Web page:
In our city of Trees and PhDs we have a vibrant art community. Last month art and trees intersected in several events.
The newest exhibit at RSABG features art inspired by Johnson’s Pasture, painted by Kendall Johnson, great-grandson of the people who originally purchased the land in the foothills above Claremont. Ken spoke at the opening reception on July 21.
Earlier in the month on July 17, Sustainable Claremont along with Claremont Heritage hosted a panel of artists at the Claremont Museum of Art to discuss the intersection of art and trees. The Tree Speak exhibit is now over and the current exhibit is Dee Marcellus Cole and Carnival Seekers – open until November 26, 2017.
While stopping by the Last Drop Cafe last month, I spied this announcement for “The Miura Art Walk” on the community bulletin board. Seems that Facebook and the Courier are not the only ways to learn about events.
I was not aware of what or who Miura was, so I’m glad I went to the opening ceremony at Decker Hall to learn about these glass art works now scattered around Pilgrim Place.
Keiko Miura, a Japanese stained glass artist, spent a year as artist-in-residence at Cal Poly Pomona. She had once been a student of a Pilgrim Place resident in Japan, and after her time in Southern California, she gifted Pilgrim Place with a large work. At some point it was placed in a storage room and forgotten. Then it was rediscovered. Residents of the retirement community came together to restore and re-vision these stained glass panels. Instead of one large work, portions are placed in new frames around the campus, like its own forest.
After an introduction to the story of these panels, people wandered the campus to enjoy their beauty. It was a good day to wear a hat, as you can see.
Each panel is similar to the others, but still unique.
The textures just begged to be touched.
At the end of the tour, visitors saw two different Miura works in the Petterson Museum.
As far as I can tell, Claremont may have lots of art, but no graffiti street art. Maybe because that’s when someone even covers a tree trunk with yarn it gets removed. However, the Art District in Downtown LA (DTLA) has so much that it is well worth a tour to see it with LA Art Tours. There’s parking at the tour starting point, but we chose to take the Gold Line from downtown Azusa and walk from the Little Tokyo stop.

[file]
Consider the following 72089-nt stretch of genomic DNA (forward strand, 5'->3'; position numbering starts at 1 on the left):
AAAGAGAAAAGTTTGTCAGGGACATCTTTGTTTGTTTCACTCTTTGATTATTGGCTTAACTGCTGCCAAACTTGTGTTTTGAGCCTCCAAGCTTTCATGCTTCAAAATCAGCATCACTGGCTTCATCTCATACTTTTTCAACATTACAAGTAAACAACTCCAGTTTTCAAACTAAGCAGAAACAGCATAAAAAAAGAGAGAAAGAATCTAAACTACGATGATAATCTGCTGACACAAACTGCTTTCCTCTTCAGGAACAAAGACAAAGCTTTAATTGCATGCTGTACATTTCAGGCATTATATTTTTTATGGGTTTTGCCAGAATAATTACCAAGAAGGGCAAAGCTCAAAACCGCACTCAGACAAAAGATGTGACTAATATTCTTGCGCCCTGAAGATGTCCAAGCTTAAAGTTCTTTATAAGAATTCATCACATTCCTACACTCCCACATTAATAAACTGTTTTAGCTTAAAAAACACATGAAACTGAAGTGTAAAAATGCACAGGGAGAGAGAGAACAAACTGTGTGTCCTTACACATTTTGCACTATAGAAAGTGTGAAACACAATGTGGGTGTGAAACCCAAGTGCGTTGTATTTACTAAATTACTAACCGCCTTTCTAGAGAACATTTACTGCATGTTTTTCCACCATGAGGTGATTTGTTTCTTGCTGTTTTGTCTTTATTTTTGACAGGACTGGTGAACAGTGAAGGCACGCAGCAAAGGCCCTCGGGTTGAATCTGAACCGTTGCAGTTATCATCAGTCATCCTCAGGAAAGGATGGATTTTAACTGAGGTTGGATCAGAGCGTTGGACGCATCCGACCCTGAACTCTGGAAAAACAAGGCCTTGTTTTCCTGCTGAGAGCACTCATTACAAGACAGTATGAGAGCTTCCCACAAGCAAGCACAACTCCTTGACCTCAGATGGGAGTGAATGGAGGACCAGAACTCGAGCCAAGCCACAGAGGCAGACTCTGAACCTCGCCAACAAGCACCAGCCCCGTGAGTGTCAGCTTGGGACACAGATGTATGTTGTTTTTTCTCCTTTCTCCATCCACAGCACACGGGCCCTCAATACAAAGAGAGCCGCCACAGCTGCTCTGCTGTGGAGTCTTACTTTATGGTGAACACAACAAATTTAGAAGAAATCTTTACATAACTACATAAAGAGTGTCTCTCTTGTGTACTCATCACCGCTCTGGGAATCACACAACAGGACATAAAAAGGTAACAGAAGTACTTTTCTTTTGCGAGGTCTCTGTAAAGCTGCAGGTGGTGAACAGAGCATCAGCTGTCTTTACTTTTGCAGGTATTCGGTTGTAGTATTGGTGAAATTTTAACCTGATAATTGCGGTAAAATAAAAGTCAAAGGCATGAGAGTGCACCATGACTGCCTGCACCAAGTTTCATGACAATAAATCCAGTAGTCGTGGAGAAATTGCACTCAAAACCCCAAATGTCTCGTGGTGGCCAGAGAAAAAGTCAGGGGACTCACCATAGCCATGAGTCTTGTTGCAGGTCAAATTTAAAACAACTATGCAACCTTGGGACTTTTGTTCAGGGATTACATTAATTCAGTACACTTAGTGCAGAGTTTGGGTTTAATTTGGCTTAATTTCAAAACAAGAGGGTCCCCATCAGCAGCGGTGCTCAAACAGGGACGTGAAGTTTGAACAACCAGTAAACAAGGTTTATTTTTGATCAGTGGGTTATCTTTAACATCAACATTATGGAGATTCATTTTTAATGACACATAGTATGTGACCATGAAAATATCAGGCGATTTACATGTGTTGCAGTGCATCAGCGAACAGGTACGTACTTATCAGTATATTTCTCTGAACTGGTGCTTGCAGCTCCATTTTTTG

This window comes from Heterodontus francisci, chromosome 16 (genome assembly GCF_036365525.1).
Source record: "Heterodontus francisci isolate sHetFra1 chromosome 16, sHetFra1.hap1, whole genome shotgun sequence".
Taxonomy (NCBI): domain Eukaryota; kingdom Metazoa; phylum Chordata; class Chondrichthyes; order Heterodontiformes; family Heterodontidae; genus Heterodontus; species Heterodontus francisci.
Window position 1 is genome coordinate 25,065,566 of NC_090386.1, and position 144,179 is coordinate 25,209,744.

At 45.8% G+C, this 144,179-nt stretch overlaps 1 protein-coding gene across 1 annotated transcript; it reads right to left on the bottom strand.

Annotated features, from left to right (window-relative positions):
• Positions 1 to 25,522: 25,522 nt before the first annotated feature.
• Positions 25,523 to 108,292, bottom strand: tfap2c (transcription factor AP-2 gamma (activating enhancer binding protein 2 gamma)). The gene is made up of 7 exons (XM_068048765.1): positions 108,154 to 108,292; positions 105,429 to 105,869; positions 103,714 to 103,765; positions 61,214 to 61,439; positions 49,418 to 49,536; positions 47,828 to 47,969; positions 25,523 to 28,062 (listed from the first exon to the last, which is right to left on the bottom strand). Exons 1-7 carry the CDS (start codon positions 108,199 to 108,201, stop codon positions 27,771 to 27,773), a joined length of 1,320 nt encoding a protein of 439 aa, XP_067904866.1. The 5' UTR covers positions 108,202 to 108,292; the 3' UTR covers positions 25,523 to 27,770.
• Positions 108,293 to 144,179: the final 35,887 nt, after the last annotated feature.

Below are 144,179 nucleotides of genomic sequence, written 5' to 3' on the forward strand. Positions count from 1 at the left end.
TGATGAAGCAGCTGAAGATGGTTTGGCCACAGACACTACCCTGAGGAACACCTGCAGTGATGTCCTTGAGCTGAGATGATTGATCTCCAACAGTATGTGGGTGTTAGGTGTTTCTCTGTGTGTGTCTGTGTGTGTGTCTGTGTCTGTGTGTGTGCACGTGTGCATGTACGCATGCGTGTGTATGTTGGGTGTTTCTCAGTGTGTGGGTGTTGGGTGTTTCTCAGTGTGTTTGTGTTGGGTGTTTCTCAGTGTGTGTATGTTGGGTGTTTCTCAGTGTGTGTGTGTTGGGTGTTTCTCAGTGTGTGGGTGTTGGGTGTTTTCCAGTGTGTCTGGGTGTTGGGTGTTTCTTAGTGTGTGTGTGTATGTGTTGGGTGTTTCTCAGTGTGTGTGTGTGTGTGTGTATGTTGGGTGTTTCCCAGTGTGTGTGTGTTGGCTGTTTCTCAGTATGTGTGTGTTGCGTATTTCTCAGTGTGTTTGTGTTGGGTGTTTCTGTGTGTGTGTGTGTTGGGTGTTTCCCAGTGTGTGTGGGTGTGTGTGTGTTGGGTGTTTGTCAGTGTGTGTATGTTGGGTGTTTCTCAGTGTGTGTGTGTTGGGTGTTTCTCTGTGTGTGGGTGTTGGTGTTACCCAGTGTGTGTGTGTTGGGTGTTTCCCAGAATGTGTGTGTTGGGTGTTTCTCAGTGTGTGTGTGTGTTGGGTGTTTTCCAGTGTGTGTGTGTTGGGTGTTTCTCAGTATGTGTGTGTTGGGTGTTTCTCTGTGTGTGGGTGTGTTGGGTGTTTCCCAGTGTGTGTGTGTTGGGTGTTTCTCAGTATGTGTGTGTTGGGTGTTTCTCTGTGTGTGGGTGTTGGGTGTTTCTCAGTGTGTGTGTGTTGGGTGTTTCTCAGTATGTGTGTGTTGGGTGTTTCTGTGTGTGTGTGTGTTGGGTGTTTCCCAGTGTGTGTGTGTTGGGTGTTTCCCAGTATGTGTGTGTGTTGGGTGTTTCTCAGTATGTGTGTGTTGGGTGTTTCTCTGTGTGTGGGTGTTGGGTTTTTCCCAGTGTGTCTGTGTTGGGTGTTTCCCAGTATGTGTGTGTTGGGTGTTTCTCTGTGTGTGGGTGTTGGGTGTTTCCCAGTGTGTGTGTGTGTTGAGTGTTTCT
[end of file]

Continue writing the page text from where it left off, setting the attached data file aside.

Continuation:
Our guide was Galo, and I think this is probably his wikipedia page. He has a special fondness for fonts.
Everywhere you look you can find LA in the shape of the Dodgers logo.
I didn’t even think to look at the utility poles, which is why it’s good to take a tour so the guide can point out things.
There are so many large murals.
You can be thankful I did not post all of my photos….
It’s summer and Claremont life slows down, as it should. Claremontography is headed into summer mode – posts on Mondays and Thursdays until the fall.
Two of my favorite Claremont artists opened shows on Saturday, and even if you missed the opening reception, you can still see their work throughout June.
Paul Kittlaus has a show at the Ginger Elliott Exhibition Center in Memorial Park. If you like red, you will enjoy that vibrant color in his Color Improvisation.
On Bonita at Bunny Gunner, Steve Comba shows some of his works which don’t look very much like his usual work, but also fabulous.
This ARTstART exhibit (StARTitup) at the Ginger Elliot Exhibition Center in Memorial Park opened Friday afternoon and by today it is gone. Claremont High School students led children at Sycamore, Vista del Valle, Sumner, Mountain View and Oakmont Elementary Schools in various art projects, seen here.
via Photo Challenge: Evanescent
Even yesterday’s cool weather couldn’t keep us from enjoying a picnic lunch celebrating a friend’s birthday. She chose the Sam Maloof Foundation as the site for our potluck. Maloof, a local woodworker and furniture designer has pieces in New York’s Met, LACMA and the Smithsonian. His foundation offers tours of his Alta Loma home, showroom and workshop a few days a week, but we just enjoyed wandering the gardens and enjoying all of the sculptures and various art.
Now I will make an effort to return for a tour.
The Claremont PO, built in the 1930s as a Works Progress Administration project, still preserves the Claremont artist Milford Zornes’ mural depicting scenes of Claremont’s heritage of that era. Read about this mural at the Claremont Heritage site. You can jump to pages 26 and 27 of this virtual book to read about this mural.
It rings the upper perimeter of the lobby so there is something beautiful to view at every turn.
Currently, the post office is selling WPA stamps.
via Photo Challenge: Heritage